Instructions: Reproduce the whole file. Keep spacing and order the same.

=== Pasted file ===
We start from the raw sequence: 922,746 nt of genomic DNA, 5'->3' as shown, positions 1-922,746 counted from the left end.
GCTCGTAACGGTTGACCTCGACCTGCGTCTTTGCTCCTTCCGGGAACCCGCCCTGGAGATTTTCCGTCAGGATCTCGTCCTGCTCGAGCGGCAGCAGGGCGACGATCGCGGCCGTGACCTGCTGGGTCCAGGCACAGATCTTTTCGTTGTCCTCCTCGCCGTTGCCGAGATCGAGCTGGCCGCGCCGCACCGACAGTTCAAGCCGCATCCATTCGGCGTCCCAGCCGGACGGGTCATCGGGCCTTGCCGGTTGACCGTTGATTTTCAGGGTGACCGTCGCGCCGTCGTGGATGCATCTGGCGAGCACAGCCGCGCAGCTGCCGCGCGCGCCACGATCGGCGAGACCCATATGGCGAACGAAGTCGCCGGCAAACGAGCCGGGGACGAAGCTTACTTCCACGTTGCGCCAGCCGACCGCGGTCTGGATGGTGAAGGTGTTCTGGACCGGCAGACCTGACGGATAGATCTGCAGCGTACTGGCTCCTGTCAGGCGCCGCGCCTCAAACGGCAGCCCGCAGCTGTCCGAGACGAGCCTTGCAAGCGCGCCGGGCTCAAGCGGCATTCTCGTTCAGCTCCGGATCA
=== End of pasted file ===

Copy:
We start from the raw sequence: 922,746 nt of genomic DNA, 5'->3' as shown, positions 1-922,746 counted from the left end.
GCTCGTAACGGTTGACCTCGACCTGCGTCTTTGCTCCTTCCGGGAACCCGCCCTGGAGATTTTCCGTCAGGATCTCGTCCTGCTCGAGCGGCAGCAGGGCGACGATCGCGGCCGTGACCTGCTGGGTCCAGGCACAGATCTTTTCGTTGTCCTCCTCGCCGTTGCCGAGATCGAGCTGGCCGCGCCGCACCGACAGTTCAAGCCGCATCCATTCGGCGTCCCAGCCGGACGGGTCATCGGGCCTTGCCGGTTGACCGTTGATTTTCAGGGTGACCGTCGCGCCGTCGTGGATGCATCTGGCGAGCACAGCCGCGCAGCTGCCGCGCGCGCCACGATCGGCGAGACCCATATGGCGAACGAAGTCGCCGGCAAACGAGCCGGGGACGAAGCTTACTTCCACGTTGCGCCAGCCGACCGCGGTCTGGATGGTGAAGGTGTTCTGGACCGGCAGACCTGACGGATAGATCTGCAGCGTACTGGCTCCTGTCAGGCGCCGCGCCTCAAACGGCAGCCCGCAGCTGTCCGAGACGAGCCTTGCAAGCGCGCCGGGCTCAAGCGGCATTCTCGTTCAGCTCCGGATCA